Advertisement

Fountain Valley adopts a plan, with color-coded threat level, for dealing with coyotes

Fountain Valley’s Coyote Management Plan emphasizes coexistence with urban coyotes and offers tips for preventing them from becoming problems. A chart includes color-coded threat level s.
Fountain Valley’s Coyote Management Plan emphasizes coexistence with urban coyotes and offers tips for preventing them from becoming problems. A chart includes color-coded threat level s.
(File photo)

Fountain Valley now has a road map for dealing with coyotes.

The Coyote Management Plan acknowledges that the animals are California natives that have long roamed the area and are an important part of the natural balance, but that they are also clever and adaptable and can cause problems in the human world.

The plan emphasizes coexistence with urban coyotes and offers practical tips for preventing the animals from becoming problems. A chart with color-coded threat levels shows that authorities will kill a problem coyote as a last resort.

The City Council passed the plan Tuesday with no discussion.

A California Department of Fish and Wildlife spokesman said in an interview that the agency has received no coyote reports from Fountain Valley “in recent memory.”

The city will educate the public through social media, the city newsletter and presentations with local volunteer groups.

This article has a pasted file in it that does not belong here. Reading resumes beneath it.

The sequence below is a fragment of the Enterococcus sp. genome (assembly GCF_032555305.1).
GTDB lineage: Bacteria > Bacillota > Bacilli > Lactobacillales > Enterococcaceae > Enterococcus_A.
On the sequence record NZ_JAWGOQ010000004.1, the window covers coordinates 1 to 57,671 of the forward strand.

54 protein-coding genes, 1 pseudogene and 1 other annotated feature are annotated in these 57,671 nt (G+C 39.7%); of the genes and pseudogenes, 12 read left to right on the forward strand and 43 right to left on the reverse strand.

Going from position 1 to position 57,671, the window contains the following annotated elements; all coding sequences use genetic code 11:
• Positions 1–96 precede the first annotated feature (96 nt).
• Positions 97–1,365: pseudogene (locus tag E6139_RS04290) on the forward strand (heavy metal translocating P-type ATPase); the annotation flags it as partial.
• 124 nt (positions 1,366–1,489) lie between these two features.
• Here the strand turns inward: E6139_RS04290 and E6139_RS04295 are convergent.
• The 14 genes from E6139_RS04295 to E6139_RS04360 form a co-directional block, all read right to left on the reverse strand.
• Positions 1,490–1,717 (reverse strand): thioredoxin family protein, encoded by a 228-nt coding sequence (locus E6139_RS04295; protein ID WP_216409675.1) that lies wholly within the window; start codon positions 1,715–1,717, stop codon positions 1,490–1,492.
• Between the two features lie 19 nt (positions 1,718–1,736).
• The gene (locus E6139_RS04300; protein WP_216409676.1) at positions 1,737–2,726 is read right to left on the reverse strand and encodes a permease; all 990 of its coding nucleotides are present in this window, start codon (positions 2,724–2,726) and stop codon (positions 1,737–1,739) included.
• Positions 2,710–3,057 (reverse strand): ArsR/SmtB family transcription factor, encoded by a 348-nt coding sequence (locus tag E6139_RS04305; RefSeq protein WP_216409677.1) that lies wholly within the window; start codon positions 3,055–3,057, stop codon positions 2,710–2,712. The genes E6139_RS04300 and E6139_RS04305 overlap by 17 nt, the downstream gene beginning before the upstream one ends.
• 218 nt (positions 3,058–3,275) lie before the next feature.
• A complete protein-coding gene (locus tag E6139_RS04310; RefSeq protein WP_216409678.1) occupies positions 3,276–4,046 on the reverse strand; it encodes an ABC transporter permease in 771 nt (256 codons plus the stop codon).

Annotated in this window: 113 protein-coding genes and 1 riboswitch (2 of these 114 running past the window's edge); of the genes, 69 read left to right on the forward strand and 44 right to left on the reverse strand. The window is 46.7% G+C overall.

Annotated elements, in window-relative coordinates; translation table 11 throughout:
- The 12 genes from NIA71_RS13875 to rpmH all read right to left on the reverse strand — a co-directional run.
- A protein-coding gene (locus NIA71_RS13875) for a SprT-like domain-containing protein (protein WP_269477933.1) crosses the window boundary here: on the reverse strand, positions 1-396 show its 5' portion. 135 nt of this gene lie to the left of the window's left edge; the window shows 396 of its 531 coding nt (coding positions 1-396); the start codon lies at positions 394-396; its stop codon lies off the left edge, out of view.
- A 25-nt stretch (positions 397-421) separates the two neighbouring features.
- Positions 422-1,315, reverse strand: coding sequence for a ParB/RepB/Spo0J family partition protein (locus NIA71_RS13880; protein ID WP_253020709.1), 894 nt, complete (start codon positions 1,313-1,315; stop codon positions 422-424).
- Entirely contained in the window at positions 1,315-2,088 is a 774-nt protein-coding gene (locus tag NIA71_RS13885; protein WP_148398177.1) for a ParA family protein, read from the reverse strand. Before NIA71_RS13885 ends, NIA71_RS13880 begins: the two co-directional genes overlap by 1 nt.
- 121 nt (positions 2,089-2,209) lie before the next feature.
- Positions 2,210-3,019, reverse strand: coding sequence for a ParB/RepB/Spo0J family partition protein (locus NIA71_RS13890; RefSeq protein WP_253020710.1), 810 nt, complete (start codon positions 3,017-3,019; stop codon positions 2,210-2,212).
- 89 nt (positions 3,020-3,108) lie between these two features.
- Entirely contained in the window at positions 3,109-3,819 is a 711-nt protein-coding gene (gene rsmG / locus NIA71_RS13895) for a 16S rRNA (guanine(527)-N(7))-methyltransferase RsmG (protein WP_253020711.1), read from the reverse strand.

The color-coded response has four tiers:

Green: A coyote is seen or heard in the area. Respond with education.

Yellow: A coyote appears to frequently associate with humans or their food sources and shows little wariness of people. Respond with education and investigate what is attracting the animal to the area.

Orange: A coyote is involved in the death of a domestic animal. Several pet attacks in the same general area may indicate the presence of a habituated coyote. Respond with education and public awareness of the incident, and contact the California Department of Fish and Wildlife.

Red: A coyote is involved in a documented provoked or unprovoked attack or close encounter with humans. City staff will work with the state wildlife agency to kill the animal after a through investigation.

A staff report prepared for the council said that relocating coyotes rarely works — the territorial animals don’t often stay in their new locations and will try to disperse or return home. Generally, they do not survive the transfer, and often transfers are illegal.

As predators, coyotes typically eat rodents but may also target cats, pet rabbits and small dogs. They can be drawn to trash and human food scraps as well as windfall fruits, which attract their prey to yards. In urban settings, coyotes can make homes in parks, golf courses and other patches of open space, and under sheds, decks and crawl spaces. But they will generally still be wary of humans.

Tips include controlling trash, compost bins and fruit trees, never feeding wildlife — which is against the law — and keeping small pets inside or under close supervision while outdoors.

Elsewhere in coastal Orange County, Huntington Beach drew up a similar color-coded response plan in 2015 after a rash of pet attacks, although anxiety continued. In 2014, Seal Beach canceled its controversial contract with a company that asphyxiated coyotes in mobile gas chambers. Last year, Laguna Beach voted to continue its trapping program for at least another year.

hillary.davis@latimes.com

Twitter: @DailyPilot_HD


Advertisement